I had to use this technique again when it came to dealing with Danielle and Gregory’s differing social classes. Are social classes as rigid today as they were in Regency England? Again, no. But I come from a blue collar, solid middle class family. My dad has been a factory worker for almost 40 years. While his job always adequately paid the bills, I also know how it feels to sit in a room with upper middle class people, and think, Yeah, half of you would faint if you knew my dress came from J C Penny. And did I mention I bought my purse on clearance for $10? I have no business being here. So when I transferred those emotions and memories to Falling for the Enemy, I ended up with scenes like this:
If England won this war, France would go back to how it had been before the Révolution. No more liberty or equality for the masses. Peasants heavily taxed while aristocrats lived in excess. Commoners starved for bread and clamoring after only a handful of jobs while the queen ate cakes at Versailles.
Papa’s first wife had taken ill and died, half from starving and half from illness, during those days.
Many others would die of disease or starvation once more if King George had his way. ’Twas why England’s tyranny had to be stopped.
’Twas why she never should have agreed to aid Gregory.
(And yes, Falling for the Enemy is currently available on Amazon. You can find it here.)
Are trials fun? No. Do they sometimes require a break—or at least a slowing down—in our writing? Yes. But we can also take these trials and use them to make us stronger people and better writers.
Have you ever taken a real life trial and put it into your writing? I’d love to hear about it. What about transferring some of your personal emotions to your characters as they deal with different situations? If you have any techniques for infusing your novels with realistic emotions, please share them in the comments. I’d also love to see some examples of emotional situations from your novels. And in honor of being on Seekerville today, I’ll be giving away one copy of Falling for the Enemy. Winner announced in the Weekend Edition.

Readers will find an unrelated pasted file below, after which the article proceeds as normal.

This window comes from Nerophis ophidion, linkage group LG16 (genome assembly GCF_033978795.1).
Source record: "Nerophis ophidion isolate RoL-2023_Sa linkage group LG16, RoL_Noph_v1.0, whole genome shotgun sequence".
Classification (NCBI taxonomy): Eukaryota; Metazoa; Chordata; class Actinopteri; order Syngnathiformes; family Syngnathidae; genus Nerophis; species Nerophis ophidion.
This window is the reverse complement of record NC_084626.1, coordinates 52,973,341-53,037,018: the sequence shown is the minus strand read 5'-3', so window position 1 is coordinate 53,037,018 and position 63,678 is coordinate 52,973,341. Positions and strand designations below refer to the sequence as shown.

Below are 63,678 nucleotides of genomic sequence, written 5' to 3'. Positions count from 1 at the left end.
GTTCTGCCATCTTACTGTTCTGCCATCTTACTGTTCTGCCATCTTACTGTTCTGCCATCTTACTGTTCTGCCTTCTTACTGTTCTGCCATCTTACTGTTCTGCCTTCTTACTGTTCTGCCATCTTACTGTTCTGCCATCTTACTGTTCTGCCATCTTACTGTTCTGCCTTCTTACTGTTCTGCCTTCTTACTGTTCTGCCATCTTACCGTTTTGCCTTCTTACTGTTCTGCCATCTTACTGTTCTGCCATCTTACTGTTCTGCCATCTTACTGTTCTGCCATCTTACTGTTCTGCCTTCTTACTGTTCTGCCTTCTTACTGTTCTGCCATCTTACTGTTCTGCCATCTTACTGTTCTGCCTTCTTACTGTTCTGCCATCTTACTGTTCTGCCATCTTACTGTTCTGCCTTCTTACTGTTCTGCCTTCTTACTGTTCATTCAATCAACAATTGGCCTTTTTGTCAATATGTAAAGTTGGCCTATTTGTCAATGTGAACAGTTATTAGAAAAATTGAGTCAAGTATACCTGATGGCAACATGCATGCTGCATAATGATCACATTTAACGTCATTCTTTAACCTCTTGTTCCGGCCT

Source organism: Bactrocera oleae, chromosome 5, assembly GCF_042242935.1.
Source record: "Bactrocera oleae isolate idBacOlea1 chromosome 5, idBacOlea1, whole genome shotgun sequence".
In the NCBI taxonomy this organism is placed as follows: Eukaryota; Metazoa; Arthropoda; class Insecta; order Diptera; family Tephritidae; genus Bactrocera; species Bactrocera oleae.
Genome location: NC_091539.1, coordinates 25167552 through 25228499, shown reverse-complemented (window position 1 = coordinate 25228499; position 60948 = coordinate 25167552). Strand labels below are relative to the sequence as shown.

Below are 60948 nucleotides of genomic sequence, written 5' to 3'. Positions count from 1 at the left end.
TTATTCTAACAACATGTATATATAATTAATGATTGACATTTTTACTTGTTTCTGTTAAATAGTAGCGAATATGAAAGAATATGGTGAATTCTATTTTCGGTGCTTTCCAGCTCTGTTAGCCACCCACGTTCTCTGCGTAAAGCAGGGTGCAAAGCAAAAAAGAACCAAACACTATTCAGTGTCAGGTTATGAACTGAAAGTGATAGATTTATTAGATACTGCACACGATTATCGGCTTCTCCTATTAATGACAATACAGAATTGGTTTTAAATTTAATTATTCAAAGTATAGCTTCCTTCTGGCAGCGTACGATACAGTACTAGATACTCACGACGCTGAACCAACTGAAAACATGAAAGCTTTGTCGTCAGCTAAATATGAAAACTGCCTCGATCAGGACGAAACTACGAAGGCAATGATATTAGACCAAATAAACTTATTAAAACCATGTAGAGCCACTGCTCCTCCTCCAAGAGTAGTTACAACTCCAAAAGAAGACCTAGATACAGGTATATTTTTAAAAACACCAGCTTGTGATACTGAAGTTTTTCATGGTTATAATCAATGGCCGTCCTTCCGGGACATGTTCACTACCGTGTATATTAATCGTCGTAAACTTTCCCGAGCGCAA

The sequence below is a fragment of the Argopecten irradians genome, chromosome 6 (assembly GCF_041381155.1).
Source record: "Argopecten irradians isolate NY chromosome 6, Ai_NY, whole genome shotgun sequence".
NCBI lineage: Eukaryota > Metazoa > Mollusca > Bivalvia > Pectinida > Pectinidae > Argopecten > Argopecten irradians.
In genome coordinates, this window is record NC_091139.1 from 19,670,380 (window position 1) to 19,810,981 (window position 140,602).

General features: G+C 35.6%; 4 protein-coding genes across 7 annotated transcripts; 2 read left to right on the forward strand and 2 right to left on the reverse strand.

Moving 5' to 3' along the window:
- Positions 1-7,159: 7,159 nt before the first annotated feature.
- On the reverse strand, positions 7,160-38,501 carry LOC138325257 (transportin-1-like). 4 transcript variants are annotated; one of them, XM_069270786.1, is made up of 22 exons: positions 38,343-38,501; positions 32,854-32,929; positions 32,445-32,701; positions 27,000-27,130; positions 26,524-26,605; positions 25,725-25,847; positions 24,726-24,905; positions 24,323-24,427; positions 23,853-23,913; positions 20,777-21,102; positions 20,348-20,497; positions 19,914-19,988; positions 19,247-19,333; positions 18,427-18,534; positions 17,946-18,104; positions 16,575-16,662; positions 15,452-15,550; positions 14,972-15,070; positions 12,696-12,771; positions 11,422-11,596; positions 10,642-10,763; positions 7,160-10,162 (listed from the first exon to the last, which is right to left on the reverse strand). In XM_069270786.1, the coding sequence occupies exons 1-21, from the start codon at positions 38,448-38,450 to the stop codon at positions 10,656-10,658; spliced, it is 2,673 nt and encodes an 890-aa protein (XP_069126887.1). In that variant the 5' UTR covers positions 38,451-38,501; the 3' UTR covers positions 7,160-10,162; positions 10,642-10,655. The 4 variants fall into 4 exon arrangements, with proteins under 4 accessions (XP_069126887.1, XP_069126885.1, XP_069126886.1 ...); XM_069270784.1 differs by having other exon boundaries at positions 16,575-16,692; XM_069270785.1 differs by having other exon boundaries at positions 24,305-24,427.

An Unlikely Alliance
Betrayed and stranded in France at the height of war, Lord Gregory Halston has few options. After rescuing his ailing brother from jail, they struggle to survive in hostile territory without outing themselves as Englishmen. Gregory hopes the feisty French peasant woman he meets is willing to guide them to safety.
Danielle Belanger doesn't wish to protect any man from the same country responsible for her brother's demise. But there's something about the determined Englishman that makes her willing to try. Though a match between Danielle and Gregory is impossible, their attraction can't be denied. The only thing more dangerous than aiding the enemy…is falling in love with him
Naomi Rawlings is usually a vibrant mom of two boys who spends her days picking up, cleaning, playing and, of course, writing. But at the moment, she’s pale, wan, and not very mommish—and that’s on a good day. On a bad day, she’s green and curled up in bed. Instead of sending a professional author picture, to Seekerville today, she decided to show you a baby bump one, taken at 21 weeks, because she knows some of the Seekers love babies (though at the moment she’s trying really hard to understand why). If you want to learn more about her novels, visit www.naomirawlings.com. Or you can hop on over to Amazon and peek at her two books releasing this winter, Falling for the Enemy and Love’s Unfading Light.